Use of OC In Gonadotropin Releasing Hormone Antagonist Cycles Top


In the long gonadotropin releasing hormone (GnRH) agonist protocol, ovarian stimulation is initiated once pituitary desensitization has been achieved. Cycle starts can be postponed for a few days just by continuing the agonist. The initiation of stimulation in GnRH antagonist protocols however relies on the occurrence of menstruation. These protocols therefore do not allow for programming of IVF cycles unless there is pre-treatment of some sort. The use of GnRH antagonists may be associated with a slight reduction in number of retrieved oocytes. This has been partly attributed to the absence of synchronization of the follicular cohort before ovarian stimulation. [10] Pre-treatment with OC was an obvious solution to both these potential problems and their use is now widespread. Stimulation protocols using GnRH antagonists have the advantage of being shorter, utilize fewer injections and have a lower incidence of ovarian hyperstimulation syndrome (OHSS) when compared to protocols using GnRH agonists. This results in IVF cycles becoming more "patient friendly" with lower dropout rates. [11]

A variety of OC have been used for pre-treatment in ART cycles. The dose of ethinyl E2 in OC can vary from 15 to 50 μg. The type of progestogen used also varies and includes norethindrone, norgestimate, desogestrel or levonorgestrel.

The publications so far have been limited to the use of monophasic OC. The use of triphasic OC in GnRH antagonist cycles has not been evaluated.

The pill-free interval also varies with a period of 2-5 days being reported in the literature. [8] A 5-day wash-out period after OC was shown to be optimal prior to initiation of gonadotropins. Cédrin-Durnerin et al. prospectively assessed hormonal and ultrasound data collected during the free period after the discontinuation of three different pre-treatments to provide information on the optimal time interval required before starting stimulation. [12] Women were randomized to receive OC (ethinyl E2 30 μg + desogestrel 150 mg) (n = 21) or norethisterone 10 mg/day (n = 23) or 17β E2 4 mg/day (n = 25) or no pre-treatment (n = 24) for one cycle before IVF. Assessments were performed on the post-treatment day (PD) 1, 3 and 5, or on spontaneous cycle day (CD) 1 and 3. They found that after OC and progestogen administration, FSH and LH concentrations shifted from strongly suppressed PD1 levels to PD5 values similar to those observed on CD1. Meanwhile, follicle sizes remained small up to PD5. In contrast, estrogen pre-treatment poorly reduced FSH levels on PD1 compared with OC or progestogen. Consequently, follicle size was more heterogeneous. FSH rebound was maximal on PD3, whereas LH levels were slightly increased up to PD5. They concluded that a 5-day free interval after OCP or progestogen offers the advantages of gonadotropin recovery and homogeneous follicular cohort, whereas early FSH rebound occurring after estrogen pre-treatment argues for a short free period. [12]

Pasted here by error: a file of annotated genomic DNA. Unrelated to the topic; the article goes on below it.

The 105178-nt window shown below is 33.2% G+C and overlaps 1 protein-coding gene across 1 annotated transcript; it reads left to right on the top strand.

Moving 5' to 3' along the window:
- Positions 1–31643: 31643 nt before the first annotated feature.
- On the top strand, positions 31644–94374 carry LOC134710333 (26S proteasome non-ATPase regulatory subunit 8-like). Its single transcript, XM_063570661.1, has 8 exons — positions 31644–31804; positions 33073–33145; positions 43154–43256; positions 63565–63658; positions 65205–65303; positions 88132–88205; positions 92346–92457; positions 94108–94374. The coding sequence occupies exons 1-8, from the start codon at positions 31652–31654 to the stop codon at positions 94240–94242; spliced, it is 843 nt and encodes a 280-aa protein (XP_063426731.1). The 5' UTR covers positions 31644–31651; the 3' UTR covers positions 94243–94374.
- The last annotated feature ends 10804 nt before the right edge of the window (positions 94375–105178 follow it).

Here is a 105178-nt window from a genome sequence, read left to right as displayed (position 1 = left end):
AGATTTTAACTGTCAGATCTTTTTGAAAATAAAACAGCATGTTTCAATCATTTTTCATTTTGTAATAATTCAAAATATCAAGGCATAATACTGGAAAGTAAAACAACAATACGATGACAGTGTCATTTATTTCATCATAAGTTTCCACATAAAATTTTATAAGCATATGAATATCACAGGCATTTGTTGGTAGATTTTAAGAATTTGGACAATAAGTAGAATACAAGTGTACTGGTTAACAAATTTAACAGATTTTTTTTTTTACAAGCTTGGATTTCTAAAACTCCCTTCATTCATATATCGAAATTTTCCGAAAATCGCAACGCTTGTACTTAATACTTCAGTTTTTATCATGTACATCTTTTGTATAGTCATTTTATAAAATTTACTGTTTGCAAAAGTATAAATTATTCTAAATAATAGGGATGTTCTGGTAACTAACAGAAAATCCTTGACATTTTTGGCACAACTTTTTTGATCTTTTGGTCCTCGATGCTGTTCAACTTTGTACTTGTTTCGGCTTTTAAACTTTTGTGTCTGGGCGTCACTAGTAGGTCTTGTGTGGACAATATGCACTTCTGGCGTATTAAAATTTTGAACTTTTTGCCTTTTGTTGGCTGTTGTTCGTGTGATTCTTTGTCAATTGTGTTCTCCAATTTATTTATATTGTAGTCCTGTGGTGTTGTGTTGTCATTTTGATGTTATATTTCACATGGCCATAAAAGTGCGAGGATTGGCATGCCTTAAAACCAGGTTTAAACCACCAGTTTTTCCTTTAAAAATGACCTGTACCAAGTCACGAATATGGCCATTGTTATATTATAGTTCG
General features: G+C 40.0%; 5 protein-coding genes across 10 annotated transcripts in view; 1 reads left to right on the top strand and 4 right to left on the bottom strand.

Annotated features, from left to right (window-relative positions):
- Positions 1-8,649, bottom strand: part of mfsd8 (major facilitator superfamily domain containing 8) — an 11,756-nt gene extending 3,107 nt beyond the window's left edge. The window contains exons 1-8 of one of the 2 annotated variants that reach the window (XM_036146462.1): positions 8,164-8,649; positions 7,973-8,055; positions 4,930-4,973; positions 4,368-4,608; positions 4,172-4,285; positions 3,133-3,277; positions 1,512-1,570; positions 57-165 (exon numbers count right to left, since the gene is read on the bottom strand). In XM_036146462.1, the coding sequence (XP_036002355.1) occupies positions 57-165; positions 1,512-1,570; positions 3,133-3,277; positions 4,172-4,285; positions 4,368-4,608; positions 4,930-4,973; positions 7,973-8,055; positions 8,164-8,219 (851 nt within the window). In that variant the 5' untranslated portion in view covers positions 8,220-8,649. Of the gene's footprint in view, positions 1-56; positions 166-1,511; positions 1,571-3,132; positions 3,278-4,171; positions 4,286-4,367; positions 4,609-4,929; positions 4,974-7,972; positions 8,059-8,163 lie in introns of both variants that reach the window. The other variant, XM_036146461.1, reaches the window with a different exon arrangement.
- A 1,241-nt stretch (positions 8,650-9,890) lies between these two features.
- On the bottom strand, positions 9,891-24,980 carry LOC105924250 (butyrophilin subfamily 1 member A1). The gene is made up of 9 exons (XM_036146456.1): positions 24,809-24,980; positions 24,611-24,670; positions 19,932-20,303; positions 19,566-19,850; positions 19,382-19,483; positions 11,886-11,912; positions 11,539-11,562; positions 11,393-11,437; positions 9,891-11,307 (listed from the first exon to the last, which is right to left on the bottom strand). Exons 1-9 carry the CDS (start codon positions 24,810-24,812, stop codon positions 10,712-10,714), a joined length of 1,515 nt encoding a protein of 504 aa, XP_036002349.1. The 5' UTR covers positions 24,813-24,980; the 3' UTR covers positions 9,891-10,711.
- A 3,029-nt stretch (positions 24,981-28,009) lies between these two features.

The duration of pill administration may also impact control of the cycle and the endometrium. [13] Many publications on this issue have reported the use of OC for 21 days. [8] We have been routinely starting OC on CD 2 or 3 and continuing them for 10-21 days. Use of OC for more than 2 months may result in ovarian suppression and a sub-optimal response to stimulation. [14]

Griesinger et al. initially reported a meta-analysis [15] of four randomized controlled trials (RCTs) encompassing 847 patients. [12],[16],[17],[18] OC pre-treatment was associated with an increased gonadotropin consumption (weighted mean difference [WMD]: +542 IU, 95% confidence interval [CI]: +127-956), an increased duration of stimulation (WMD: +1.41 days, 95% CI: +1.13-1.68) and with a trend toward a reduction in ongoing pregnancy rate (PR) (relative risk [RR] 0.79, 95% CI: 0.60-1.02, P = 0.07).